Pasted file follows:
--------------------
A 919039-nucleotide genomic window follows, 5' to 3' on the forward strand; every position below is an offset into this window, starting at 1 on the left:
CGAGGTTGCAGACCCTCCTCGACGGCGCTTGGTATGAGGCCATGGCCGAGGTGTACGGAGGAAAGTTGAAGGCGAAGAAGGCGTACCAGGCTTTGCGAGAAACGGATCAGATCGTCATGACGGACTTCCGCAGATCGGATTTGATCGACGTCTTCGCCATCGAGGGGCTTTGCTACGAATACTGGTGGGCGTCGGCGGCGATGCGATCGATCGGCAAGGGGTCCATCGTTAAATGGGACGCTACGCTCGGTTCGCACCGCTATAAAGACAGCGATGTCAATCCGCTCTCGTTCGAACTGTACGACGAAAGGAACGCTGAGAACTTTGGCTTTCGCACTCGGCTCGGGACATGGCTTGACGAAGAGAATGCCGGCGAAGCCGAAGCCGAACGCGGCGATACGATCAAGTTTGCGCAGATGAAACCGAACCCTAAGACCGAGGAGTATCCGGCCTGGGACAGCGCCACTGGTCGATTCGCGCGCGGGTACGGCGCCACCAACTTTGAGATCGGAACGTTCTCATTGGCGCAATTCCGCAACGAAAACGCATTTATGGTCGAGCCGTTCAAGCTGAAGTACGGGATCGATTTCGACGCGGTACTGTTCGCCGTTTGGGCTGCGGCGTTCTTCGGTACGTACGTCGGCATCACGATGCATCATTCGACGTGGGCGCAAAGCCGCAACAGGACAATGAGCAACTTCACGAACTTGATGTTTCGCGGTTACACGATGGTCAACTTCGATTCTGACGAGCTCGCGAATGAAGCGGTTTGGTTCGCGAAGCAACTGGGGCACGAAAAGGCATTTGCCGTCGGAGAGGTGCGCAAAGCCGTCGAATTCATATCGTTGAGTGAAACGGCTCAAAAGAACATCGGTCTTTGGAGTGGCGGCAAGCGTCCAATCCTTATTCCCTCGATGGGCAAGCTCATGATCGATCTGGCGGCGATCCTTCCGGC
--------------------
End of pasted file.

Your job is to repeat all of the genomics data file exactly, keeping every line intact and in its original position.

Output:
A 919039-nucleotide genomic window follows, 5' to 3' on the forward strand; every position below is an offset into this window, starting at 1 on the left:
CGAGGTTGCAGACCCTCCTCGACGGCGCTTGGTATGAGGCCATGGCCGAGGTGTACGGAGGAAAGTTGAAGGCGAAGAAGGCGTACCAGGCTTTGCGAGAAACGGATCAGATCGTCATGACGGACTTCCGCAGATCGGATTTGATCGACGTCTTCGCCATCGAGGGGCTTTGCTACGAATACTGGTGGGCGTCGGCGGCGATGCGATCGATCGGCAAGGGGTCCATCGTTAAATGGGACGCTACGCTCGGTTCGCACCGCTATAAAGACAGCGATGTCAATCCGCTCTCGTTCGAACTGTACGACGAAAGGAACGCTGAGAACTTTGGCTTTCGCACTCGGCTCGGGACATGGCTTGACGAAGAGAATGCCGGCGAAGCCGAAGCCGAACGCGGCGATACGATCAAGTTTGCGCAGATGAAACCGAACCCTAAGACCGAGGAGTATCCGGCCTGGGACAGCGCCACTGGTCGATTCGCGCGCGGGTACGGCGCCACCAACTTTGAGATCGGAACGTTCTCATTGGCGCAATTCCGCAACGAAAACGCATTTATGGTCGAGCCGTTCAAGCTGAAGTACGGGATCGATTTCGACGCGGTACTGTTCGCCGTTTGGGCTGCGGCGTTCTTCGGTACGTACGTCGGCATCACGATGCATCATTCGACGTGGGCGCAAAGCCGCAACAGGACAATGAGCAACTTCACGAACTTGATGTTTCGCGGTTACACGATGGTCAACTTCGATTCTGACGAGCTCGCGAATGAAGCGGTTTGGTTCGCGAAGCAACTGGGGCACGAAAAGGCATTTGCCGTCGGAGAGGTGCGCAAAGCCGTCGAATTCATATCGTTGAGTGAAACGGCTCAAAAGAACATCGGTCTTTGGAGTGGCGGCAAGCGTCCAATCCTTATTCCCTCGATGGGCAAGCTCATGATCGATCTGGCGGCGATCCTTCCGGC